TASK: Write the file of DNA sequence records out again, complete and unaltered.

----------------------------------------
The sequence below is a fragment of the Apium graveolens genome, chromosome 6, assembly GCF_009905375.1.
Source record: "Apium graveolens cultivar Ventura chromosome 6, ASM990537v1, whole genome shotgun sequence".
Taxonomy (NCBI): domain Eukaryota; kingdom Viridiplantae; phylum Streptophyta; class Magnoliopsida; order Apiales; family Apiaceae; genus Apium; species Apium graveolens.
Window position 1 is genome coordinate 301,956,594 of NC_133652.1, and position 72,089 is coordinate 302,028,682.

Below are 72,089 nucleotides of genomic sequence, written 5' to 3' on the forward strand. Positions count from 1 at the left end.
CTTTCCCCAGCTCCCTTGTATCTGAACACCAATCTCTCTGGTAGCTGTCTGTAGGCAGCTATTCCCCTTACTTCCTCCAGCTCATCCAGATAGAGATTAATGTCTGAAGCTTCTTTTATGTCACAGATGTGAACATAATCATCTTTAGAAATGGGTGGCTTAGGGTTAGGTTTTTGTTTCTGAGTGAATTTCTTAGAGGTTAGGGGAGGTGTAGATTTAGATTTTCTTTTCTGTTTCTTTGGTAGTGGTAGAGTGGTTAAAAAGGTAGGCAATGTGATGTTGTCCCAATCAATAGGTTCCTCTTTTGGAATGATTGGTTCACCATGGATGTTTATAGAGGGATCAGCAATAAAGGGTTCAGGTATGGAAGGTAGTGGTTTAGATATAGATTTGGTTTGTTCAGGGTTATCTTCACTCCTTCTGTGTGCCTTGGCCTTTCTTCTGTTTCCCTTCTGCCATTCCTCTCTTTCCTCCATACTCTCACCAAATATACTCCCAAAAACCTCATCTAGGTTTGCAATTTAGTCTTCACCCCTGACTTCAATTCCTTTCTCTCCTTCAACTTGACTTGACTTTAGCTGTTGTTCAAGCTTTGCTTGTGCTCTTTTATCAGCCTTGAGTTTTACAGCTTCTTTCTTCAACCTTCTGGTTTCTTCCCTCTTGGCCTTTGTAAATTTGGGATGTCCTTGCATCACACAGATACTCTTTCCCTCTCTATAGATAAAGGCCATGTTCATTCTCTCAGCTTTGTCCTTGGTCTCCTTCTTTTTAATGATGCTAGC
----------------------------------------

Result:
The sequence below is a fragment of the Apium graveolens genome, chromosome 6, assembly GCF_009905375.1.
Source record: "Apium graveolens cultivar Ventura chromosome 6, ASM990537v1, whole genome shotgun sequence".
Taxonomy (NCBI): domain Eukaryota; kingdom Viridiplantae; phylum Streptophyta; class Magnoliopsida; order Apiales; family Apiaceae; genus Apium; species Apium graveolens.
Window position 1 is genome coordinate 301,956,594 of NC_133652.1, and position 72,089 is coordinate 302,028,682.

Below are 72,089 nucleotides of genomic sequence, written 5' to 3' on the forward strand. Positions count from 1 at the left end.
CTTTCCCCAGCTCCCTTGTATCTGAACACCAATCTCTCTGGTAGCTGTCTGTAGGCAGCTATTCCCCTTACTTCCTCCAGCTCATCCAGATAGAGATTAATGTCTGAAGCTTCTTTTATGTCACAGATGTGAACATAATCATCTTTAGAAATGGGTGGCTTAGGGTTAGGTTTTTGTTTCTGAGTGAATTTCTTAGAGGTTAGGGGAGGTGTAGATTTAGATTTTCTTTTCTGTTTCTTTGGTAGTGGTAGAGTGGTTAAAAAGGTAGGCAATGTGATGTTGTCCCAATCAATAGGTTCCTCTTTTGGAATGATTGGTTCACCATGGATGTTTATAGAGGGATCAGCAATAAAGGGTTCAGGTATGGAAGGTAGTGGTTTAGATATAGATTTGGTTTGTTCAGGGTTATCTTCACTCCTTCTGTGTGCCTTGGCCTTTCTTCTGTTTCCCTTCTGCCATTCCTCTCTTTCCTCCATACTCTCACCAAATATACTCCCAAAAACCTCATCTAGGTTTGCAATTTAGTCTTCACCCCTGACTTCAATTCCTTTCTCTCCTTCAACTTGACTTGACTTTAGCTGTTGTTCAAGCTTTGCTTGTGCTCTTTTATCAGCCTTGAGTTTTACAGCTTCTTTCTTCAACCTTCTGGTTTCTTCCCTCTTGGCCTTTGTAAATTTGGGATGTCCTTGCATCACACAGATACTCTTTCCCTCTCTATAGATAAAGGCCATGTTCATTCTCTCAGCTTTGTCCTTGGTCTCCTTCTTTTTAATGATGCTAGC